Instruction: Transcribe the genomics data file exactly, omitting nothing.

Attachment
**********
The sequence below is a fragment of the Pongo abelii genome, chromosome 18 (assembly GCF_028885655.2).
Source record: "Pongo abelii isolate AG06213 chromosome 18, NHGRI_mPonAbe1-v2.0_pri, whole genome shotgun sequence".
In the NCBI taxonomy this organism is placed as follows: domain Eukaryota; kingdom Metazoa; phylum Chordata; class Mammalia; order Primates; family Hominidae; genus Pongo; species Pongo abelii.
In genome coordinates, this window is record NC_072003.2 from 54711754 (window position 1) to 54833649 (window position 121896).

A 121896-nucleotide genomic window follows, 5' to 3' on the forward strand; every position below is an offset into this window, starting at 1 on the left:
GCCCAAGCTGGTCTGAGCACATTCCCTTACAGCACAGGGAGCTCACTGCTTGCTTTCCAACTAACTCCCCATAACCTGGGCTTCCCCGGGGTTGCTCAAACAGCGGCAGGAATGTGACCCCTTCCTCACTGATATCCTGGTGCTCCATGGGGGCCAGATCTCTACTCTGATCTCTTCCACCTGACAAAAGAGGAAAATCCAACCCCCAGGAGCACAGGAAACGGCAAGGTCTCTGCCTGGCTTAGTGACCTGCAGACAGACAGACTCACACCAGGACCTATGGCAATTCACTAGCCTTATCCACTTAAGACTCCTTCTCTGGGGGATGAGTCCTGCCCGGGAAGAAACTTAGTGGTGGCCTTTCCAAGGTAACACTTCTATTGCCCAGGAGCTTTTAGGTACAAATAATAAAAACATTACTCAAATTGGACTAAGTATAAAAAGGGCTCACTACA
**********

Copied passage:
The sequence below is a fragment of the Pongo abelii genome, chromosome 18 (assembly GCF_028885655.2).
Source record: "Pongo abelii isolate AG06213 chromosome 18, NHGRI_mPonAbe1-v2.0_pri, whole genome shotgun sequence".
In the NCBI taxonomy this organism is placed as follows: domain Eukaryota; kingdom Metazoa; phylum Chordata; class Mammalia; order Primates; family Hominidae; genus Pongo; species Pongo abelii.
In genome coordinates, this window is record NC_072003.2 from 54711754 (window position 1) to 54833649 (window position 121896).

A 121896-nucleotide genomic window follows, 5' to 3' on the forward strand; every position below is an offset into this window, starting at 1 on the left:
GCCCAAGCTGGTCTGAGCACATTCCCTTACAGCACAGGGAGCTCACTGCTTGCTTTCCAACTAACTCCCCATAACCTGGGCTTCCCCGGGGTTGCTCAAACAGCGGCAGGAATGTGACCCCTTCCTCACTGATATCCTGGTGCTCCATGGGGGCCAGATCTCTACTCTGATCTCTTCCACCTGACAAAAGAGGAAAATCCAACCCCCAGGAGCACAGGAAACGGCAAGGTCTCTGCCTGGCTTAGTGACCTGCAGACAGACAGACTCACACCAGGACCTATGGCAATTCACTAGCCTTATCCACTTAAGACTCCTTCTCTGGGGGATGAGTCCTGCCCGGGAAGAAACTTAGTGGTGGCCTTTCCAAGGTAACACTTCTATTGCCCAGGAGCTTTTAGGTACAAATAATAAAAACATTACTCAAATTGGACTAAGTATAAAAAGGGCTCACTACA